Singer Vehicle Design
If you know Porsches, the odds are good, you know Singer Vehicle Design. The California-based customizer has reimagined classic Porsche 911s for more than a decade, transforming 964-generation cars into modern artwork that combines vintage style and modern materials into cheerful packages designed precisely to meet owners’ wishes.
But while they have modified many 911s for exceptional rides throughout the year, all of these cars have generally shared something in common: they are designed to be driven on the sidewalk.
Well duh, you might be thinking that’s where the Porsche 911s are assumed to live! Well, not necessarily. 911 (and associated 959) have also played rally car from time to time; as a result, a car subculture has grown up around them. Among those leading the trend: Richard Tuthill, whose UK store specializes in rally-specific 911s and other off-road Porsche-based pursuits.
Now Tuthill has teamed up with Singer to create the latter called the All Terrain Terrain Competition Study: a custom 911 that combines the former’s off-road sensitivity with the latter’s impeccable attention to detail. As you might imagine, it’s freaking amazing.
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The All-Terrain Competition Study, or ACS, was whipped up at the request of one of Singer Vehicle Design’s loyal returning customers, designed around the task of creating a vintage 911 that can both compete in cross-country races such as the Baja 1000 and Dakar Rally and, you know, only to have an explosion in the dirt.
Like all Singer’s custom-made buildings, the ACS is based on a Porsche 964 chassis – in this case one from the 1990 model year. Other than the skeleton, however, there is not much stock left.
The most noticeable change, of course, is the ride height: the ACS stands much higher than a stock 911, thanks to a long-travel suspension with double five-way adjustable dampers for each wheel. BFGoodrich off-road tires wrap around 16-inch wheels that are ready for the throbbing pain of off-road driving.
Power, of course, comes from a boxer-six. In this case, it is a turbocharged 3.6-liter unit, which provides 450 horsepower and 420 pound-feet of torque in basic form, but can be amplified if necessary for competition.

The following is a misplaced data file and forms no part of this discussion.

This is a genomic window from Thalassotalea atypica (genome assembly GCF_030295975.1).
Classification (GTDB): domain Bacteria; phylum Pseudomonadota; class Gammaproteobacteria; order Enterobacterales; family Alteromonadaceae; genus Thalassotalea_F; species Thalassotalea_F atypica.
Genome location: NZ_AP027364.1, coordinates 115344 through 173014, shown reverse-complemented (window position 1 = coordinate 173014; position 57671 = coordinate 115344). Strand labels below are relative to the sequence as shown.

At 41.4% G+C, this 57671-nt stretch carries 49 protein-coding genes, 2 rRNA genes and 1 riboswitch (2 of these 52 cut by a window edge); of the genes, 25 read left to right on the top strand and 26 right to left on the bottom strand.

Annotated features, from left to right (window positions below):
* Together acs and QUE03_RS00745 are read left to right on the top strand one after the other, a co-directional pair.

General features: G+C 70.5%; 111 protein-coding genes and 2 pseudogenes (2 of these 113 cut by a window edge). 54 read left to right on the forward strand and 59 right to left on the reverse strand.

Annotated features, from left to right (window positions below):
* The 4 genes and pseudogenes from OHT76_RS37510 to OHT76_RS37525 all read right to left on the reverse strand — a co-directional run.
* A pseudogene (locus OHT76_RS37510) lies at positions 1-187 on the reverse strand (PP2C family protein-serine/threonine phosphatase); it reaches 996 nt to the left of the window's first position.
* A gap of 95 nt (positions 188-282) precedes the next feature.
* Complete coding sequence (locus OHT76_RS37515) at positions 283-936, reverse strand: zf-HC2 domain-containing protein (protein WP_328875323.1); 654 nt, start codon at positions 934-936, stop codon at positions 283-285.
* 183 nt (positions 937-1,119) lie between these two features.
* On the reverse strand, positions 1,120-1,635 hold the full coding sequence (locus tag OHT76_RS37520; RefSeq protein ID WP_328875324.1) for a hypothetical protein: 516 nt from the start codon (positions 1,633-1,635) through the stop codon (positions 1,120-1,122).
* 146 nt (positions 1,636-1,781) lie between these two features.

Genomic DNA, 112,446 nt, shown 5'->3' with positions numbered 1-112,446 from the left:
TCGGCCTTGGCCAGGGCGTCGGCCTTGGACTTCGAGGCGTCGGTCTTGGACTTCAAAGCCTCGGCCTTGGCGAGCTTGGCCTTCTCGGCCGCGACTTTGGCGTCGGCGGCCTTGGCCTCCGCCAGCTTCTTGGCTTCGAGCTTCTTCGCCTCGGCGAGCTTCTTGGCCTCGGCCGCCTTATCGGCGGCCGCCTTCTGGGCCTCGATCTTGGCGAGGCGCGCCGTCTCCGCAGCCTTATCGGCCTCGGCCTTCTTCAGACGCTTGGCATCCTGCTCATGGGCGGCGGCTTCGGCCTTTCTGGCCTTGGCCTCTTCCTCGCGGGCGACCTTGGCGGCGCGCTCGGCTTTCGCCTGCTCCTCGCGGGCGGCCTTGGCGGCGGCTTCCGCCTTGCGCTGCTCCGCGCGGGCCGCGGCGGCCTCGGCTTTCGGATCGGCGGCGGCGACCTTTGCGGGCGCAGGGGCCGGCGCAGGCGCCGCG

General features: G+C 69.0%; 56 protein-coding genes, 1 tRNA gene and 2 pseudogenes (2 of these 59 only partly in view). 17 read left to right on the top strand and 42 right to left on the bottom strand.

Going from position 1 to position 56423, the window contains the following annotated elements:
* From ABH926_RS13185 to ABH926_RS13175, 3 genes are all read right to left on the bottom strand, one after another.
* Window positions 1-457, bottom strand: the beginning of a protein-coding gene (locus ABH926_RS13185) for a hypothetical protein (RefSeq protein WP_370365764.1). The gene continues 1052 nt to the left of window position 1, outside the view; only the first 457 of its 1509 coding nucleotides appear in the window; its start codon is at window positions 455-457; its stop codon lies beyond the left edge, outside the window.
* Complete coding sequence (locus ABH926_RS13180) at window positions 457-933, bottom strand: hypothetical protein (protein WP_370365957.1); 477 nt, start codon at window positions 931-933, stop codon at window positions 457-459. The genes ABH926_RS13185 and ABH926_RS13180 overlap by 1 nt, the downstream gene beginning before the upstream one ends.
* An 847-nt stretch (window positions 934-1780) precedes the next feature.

All that power flows through a five-speed sequential gearbox to all four wheels, with front, center and rear limiting differentials helping you get the most out of engine performance. Four-piston monoblock steel brakes brake things, while a hydraulic handbrake is also there for lurid dirt.
Inside, residents are protected by an FIA-specific roller cage and held in place by FIA-certified racing seats. There is a racing-ready navigation system, as well as a “rehydration” setup for both passengers, because holding a water bottle is too sucky.
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As a tradition for singers, the body is carbon fiber. Not only does this reduce weight, it also makes it easier to replace body panels that are damaged during off-road driving or to access the car’s abdomen to make quick repairs – something you may want when you are 50 miles anywhere in Baja California with a damaged car.
In what can only be described as hell, the loyal Singer enthusiast who ordered ACS actually ordered two versions: a painted Parallax White (a signature Singer shade) made more for off-road driving, and another painted Corsica Red that is tailored for fast driving on sidewalks.
If you like what you see here, well, good news: the person who ordered the ACS has never so generously agreed to make the design available to others who are interested in asking Singer to customize a 911 in a similar way.
Of course, do not expect it to be cheap. “The price of the restoration services based on the results of the terrain competition study will depend on the specification chosen by the owner,” says Singer’s press release – but given that Singer’s regular buildings tend to cost about half a million dollars, do not expect it will be something close to affordable.
Then again … if you have the money, can you imagine a cooler terrain toy?
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